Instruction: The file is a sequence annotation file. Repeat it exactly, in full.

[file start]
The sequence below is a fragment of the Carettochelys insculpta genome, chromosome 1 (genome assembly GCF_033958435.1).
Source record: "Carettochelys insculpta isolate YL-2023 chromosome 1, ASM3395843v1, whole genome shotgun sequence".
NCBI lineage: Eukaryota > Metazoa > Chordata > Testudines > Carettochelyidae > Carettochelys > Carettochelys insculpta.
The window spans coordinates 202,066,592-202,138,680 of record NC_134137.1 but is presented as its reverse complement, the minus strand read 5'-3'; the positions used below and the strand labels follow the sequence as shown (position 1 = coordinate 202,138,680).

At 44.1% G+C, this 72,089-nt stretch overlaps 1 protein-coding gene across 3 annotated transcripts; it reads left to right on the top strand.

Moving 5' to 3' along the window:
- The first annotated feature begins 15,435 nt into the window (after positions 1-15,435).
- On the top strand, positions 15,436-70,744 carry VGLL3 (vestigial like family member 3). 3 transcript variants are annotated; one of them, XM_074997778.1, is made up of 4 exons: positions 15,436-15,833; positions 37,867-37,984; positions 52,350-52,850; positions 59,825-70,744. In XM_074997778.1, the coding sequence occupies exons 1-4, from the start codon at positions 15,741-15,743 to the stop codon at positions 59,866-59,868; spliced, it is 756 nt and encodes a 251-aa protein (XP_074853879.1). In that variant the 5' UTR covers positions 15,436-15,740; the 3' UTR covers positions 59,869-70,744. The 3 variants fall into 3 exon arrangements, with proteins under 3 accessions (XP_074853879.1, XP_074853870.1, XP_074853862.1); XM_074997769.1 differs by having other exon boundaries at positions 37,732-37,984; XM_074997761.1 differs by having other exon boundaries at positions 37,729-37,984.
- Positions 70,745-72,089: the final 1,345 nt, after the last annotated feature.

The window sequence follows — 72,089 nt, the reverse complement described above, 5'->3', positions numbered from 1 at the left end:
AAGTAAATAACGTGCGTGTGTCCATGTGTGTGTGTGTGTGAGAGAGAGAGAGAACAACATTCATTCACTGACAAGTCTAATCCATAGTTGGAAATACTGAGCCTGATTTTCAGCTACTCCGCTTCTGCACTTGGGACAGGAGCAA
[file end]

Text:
The sequence below is a fragment of the Carettochelys insculpta genome, chromosome 1 (genome assembly GCF_033958435.1).
Source record: "Carettochelys insculpta isolate YL-2023 chromosome 1, ASM3395843v1, whole genome shotgun sequence".
NCBI lineage: Eukaryota > Metazoa > Chordata > Testudines > Carettochelyidae > Carettochelys > Carettochelys insculpta.
The window spans coordinates 202,066,592-202,138,680 of record NC_134137.1 but is presented as its reverse complement, the minus strand read 5'-3'; the positions used below and the strand labels follow the sequence as shown (position 1 = coordinate 202,138,680).

At 44.1% G+C, this 72,089-nt stretch overlaps 1 protein-coding gene across 3 annotated transcripts; it reads left to right on the top strand.

Moving 5' to 3' along the window:
- The first annotated feature begins 15,435 nt into the window (after positions 1-15,435).
- On the top strand, positions 15,436-70,744 carry VGLL3 (vestigial like family member 3). 3 transcript variants are annotated; one of them, XM_074997778.1, is made up of 4 exons: positions 15,436-15,833; positions 37,867-37,984; positions 52,350-52,850; positions 59,825-70,744. In XM_074997778.1, the coding sequence occupies exons 1-4, from the start codon at positions 15,741-15,743 to the stop codon at positions 59,866-59,868; spliced, it is 756 nt and encodes a 251-aa protein (XP_074853879.1). In that variant the 5' UTR covers positions 15,436-15,740; the 3' UTR covers positions 59,869-70,744. The 3 variants fall into 3 exon arrangements, with proteins under 3 accessions (XP_074853879.1, XP_074853870.1, XP_074853862.1); XM_074997769.1 differs by having other exon boundaries at positions 37,732-37,984; XM_074997761.1 differs by having other exon boundaries at positions 37,729-37,984.
- Positions 70,745-72,089: the final 1,345 nt, after the last annotated feature.

The window sequence follows — 72,089 nt, the reverse complement described above, 5'->3', positions numbered from 1 at the left end:
AAGTAAATAACGTGCGTGTGTCCATGTGTGTGTGTGTGTGAGAGAGAGAGAGAACAACATTCATTCACTGACAAGTCTAATCCATAGTTGGAAATACTGAGCCTGATTTTCAGCTACTCCGCTTCTGCACTTGGGACAGGAGCAA